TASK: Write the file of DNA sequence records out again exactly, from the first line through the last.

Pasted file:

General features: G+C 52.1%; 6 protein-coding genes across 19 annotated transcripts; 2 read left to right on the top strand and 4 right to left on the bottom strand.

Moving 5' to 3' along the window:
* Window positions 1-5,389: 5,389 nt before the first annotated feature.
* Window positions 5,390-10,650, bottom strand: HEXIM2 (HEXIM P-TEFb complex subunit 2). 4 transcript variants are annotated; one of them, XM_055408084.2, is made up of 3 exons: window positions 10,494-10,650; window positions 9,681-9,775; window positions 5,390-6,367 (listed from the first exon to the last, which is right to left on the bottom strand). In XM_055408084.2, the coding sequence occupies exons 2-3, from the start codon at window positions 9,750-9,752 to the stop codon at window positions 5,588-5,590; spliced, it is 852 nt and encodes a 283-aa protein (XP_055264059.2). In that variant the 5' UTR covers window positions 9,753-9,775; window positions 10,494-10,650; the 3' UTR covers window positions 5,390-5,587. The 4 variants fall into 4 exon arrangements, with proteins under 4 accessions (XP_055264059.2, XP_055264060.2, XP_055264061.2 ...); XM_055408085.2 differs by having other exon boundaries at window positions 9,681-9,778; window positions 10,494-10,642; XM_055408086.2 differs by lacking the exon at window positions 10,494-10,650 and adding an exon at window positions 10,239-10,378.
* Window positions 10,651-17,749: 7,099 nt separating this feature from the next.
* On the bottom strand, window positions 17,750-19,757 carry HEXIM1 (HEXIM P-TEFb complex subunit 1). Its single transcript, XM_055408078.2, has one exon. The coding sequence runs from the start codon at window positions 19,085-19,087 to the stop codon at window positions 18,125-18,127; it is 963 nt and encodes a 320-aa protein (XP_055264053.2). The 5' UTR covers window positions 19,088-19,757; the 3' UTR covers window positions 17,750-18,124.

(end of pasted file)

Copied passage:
General features: G+C 52.1%; 6 protein-coding genes across 19 annotated transcripts; 2 read left to right on the top strand and 4 right to left on the bottom strand.

Moving 5' to 3' along the window:
* Window positions 1-5,389: 5,389 nt before the first annotated feature.
* Window positions 5,390-10,650, bottom strand: HEXIM2 (HEXIM P-TEFb complex subunit 2). 4 transcript variants are annotated; one of them, XM_055408084.2, is made up of 3 exons: window positions 10,494-10,650; window positions 9,681-9,775; window positions 5,390-6,367 (listed from the first exon to the last, which is right to left on the bottom strand). In XM_055408084.2, the coding sequence occupies exons 2-3, from the start codon at window positions 9,750-9,752 to the stop codon at window positions 5,588-5,590; spliced, it is 852 nt and encodes a 283-aa protein (XP_055264059.2). In that variant the 5' UTR covers window positions 9,753-9,775; window positions 10,494-10,650; the 3' UTR covers window positions 5,390-5,587. The 4 variants fall into 4 exon arrangements, with proteins under 4 accessions (XP_055264059.2, XP_055264060.2, XP_055264061.2 ...); XM_055408085.2 differs by having other exon boundaries at window positions 9,681-9,778; window positions 10,494-10,642; XM_055408086.2 differs by lacking the exon at window positions 10,494-10,650 and adding an exon at window positions 10,239-10,378.
* Window positions 10,651-17,749: 7,099 nt separating this feature from the next.
* On the bottom strand, window positions 17,750-19,757 carry HEXIM1 (HEXIM P-TEFb complex subunit 1). Its single transcript, XM_055408078.2, has one exon. The coding sequence runs from the start codon at window positions 19,085-19,087 to the stop codon at window positions 18,125-18,127; it is 963 nt and encodes a 320-aa protein (XP_055264053.2). The 5' UTR covers window positions 19,088-19,757; the 3' UTR covers window positions 17,750-18,124.